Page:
Diarrhea: Types, Symptoms, Causes, Complications, Diagnosis, Treatment and Prevention



Everyone has suffered from diarrhea at least once in their lifetime. However, diarrhea can be a symptom of an underlying health condition. In fact, it is one of the most common reasons for people to seek medical attention. Diarrhea can range from mild to severe,
with some considered as life-threatening.

Across the globe, there are an estimated 2 billion cases of diarrheal disease every year. About 1.9 million children under the age of 5 years old, mostly living in developing countries, die from diarrhea. Though the condition can be mild and resolve on its own, people from vulnerable groups like infants, children, older adults, and those with weakened immune systems may suffer from potentially-fatal complications of diarrhea.

Diarrhea is described as the increase in the frequency of bowel movements and an increase in the looseness of stool. It is usually caused by the increased secretion of fluid into the intestine, rapid passage of stool in the intestine and decreased absorption of fluid from the intestine.

2Types of Diarrhea

Absolute Diarrhea

This is the type of diarrhea defined as more than five bowel movements in a day.

Relative Diarrhea

This type of diarrhea means that there is an increase in the number of bowel movements in a day or increase the stool’s looseness of stools.

Acute Diarrhea

This type of diarrhea means that diarrhea happened abruptly and lasted only a few days.

Chronic Diarrhea

Chronic diarrhea means a long-standing condition that lasts for weeks or even months.
The most common causes of chronic diarrhea are Crohn disease, ulcerative colitis, inflammatory bowel syndrome and malabsorption syndromes.

Who gets diarrhea?

People of all ages can get diarrhea. In the United States, adults have acute diarrhea at least once a year while younger children may have it twice a year, on average.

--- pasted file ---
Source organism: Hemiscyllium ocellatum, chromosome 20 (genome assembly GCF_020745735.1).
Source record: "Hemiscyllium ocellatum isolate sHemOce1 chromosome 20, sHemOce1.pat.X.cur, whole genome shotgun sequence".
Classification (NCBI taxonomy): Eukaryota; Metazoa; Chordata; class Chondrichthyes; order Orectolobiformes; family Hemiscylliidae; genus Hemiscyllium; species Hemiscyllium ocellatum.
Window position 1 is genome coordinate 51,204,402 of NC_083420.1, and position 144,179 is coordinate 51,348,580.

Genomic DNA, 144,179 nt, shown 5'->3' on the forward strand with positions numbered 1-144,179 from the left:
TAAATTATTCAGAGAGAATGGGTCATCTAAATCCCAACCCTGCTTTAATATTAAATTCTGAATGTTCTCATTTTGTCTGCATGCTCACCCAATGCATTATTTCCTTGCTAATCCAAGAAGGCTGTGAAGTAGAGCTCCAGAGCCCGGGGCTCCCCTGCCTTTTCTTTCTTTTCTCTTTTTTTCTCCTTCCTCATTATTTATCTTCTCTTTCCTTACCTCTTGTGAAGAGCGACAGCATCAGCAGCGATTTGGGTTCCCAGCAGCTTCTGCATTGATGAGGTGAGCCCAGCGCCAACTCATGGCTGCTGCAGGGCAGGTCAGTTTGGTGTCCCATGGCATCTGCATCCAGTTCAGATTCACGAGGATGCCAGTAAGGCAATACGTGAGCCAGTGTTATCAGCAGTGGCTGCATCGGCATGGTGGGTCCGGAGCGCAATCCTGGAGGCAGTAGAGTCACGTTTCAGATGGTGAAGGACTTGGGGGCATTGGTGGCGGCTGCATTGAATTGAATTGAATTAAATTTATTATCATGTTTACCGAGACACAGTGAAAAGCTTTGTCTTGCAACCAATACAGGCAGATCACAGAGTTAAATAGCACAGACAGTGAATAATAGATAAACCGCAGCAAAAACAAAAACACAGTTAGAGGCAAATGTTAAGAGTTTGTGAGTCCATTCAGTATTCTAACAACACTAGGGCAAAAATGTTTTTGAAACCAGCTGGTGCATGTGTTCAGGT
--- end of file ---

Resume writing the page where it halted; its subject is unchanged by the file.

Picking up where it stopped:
However, people in the developing countries may suffer from diarrhea more frequently as a result of contaminated food and water.


Diarrhea has common signs and symptoms including:

  • Abdominal cramps
  • Bloating in the stomach area
  • Loose stools
  • Watery stools
  • Nausea and vomiting
  • Urgent feeling that you need to defecate

More serious symptoms of diarrhea include:

  • Weight loss
  • Fever
  • Blood in the stool
  • Mucus in the stool

When to see a doctor:

In adults, you need to see a doctor if:

  • Diarrhea persists for more than two days
  • Signs of dehydration have emerged
  • You have blood or mucus in your stool
  • You have black stools
  • You have a fever of more than 102 F or 39 C

Diarrhea can be life-threatening for babies and infants. Diarrhea can quickly lead to dehydration. Bring your child to the doctor or hospital if:

  • Dehydration emerges
  • They have fever of more than 102 F or 39 C
  • Has bloody or black stools


Since diarrhea is a very common symptom of various diseases, there are many factors that may cause this condition, including:


Pathogens, which are disease-causing microorganisms, may cause diarrhea.
The viruses that can cause diarrhea include hepatitis A virus, Norwalk virus, and cytomegalovirus. Another common cause of childhood diarrhea is the rotavirus.

On the other hand, bacteria and parasites may also cause diarrhea. The common bacteria that cause diarrhea include salmonella, shigella, and Escherichia coli.  The parasites that may cause diarrhea include the Giardia lamblia and cryptosporidium. These pathogens are commonly found in contaminated food and water.

Irritable Bowel Syndrome (IBS)

This condition is used to describe two diseases namely ulcerative colitis or Crohn’s disease. The common signs and symptoms of this condition include abdominal pain and altered bowel habits – constipation, diarrhea or both.

Lactose Intolerance

Lactose intolerance is a common hypersensitivity condition that may cause diarrhea. Lactose is sugar commonly found in milk and other dairy products. Some people can’t digest this sugar, leading to diarrhea.

Some Medications

Some medications like antibiotics may cause diarrhea. These antibacterial drugs damage both the bad and good bacteria in the abdominal area, disturbing the natural balance of bacteria in the intestines.


When a person undergoes surgical treatments of the abdominal area or gall bladder, diarrhea is a common postoperative complication.


This sugar, which is found in fruits, can cause diarrhea for people with the condition that prevents the breakdown or digestion of fructose.

Digestive Problems

There are other digestive problems that may cause diarrhea like celiac disease and microscopic colitis.

Other Causes:

  • Alcohol abuse
  • Diabetes
  • Allergies to some foods
  • Eating foods that may upset the digestive system
  • Laxative abuse
  • Medications
  • Hyperthyroidism
  • Some cancers
  • Radiation therapy
  • Malabsorption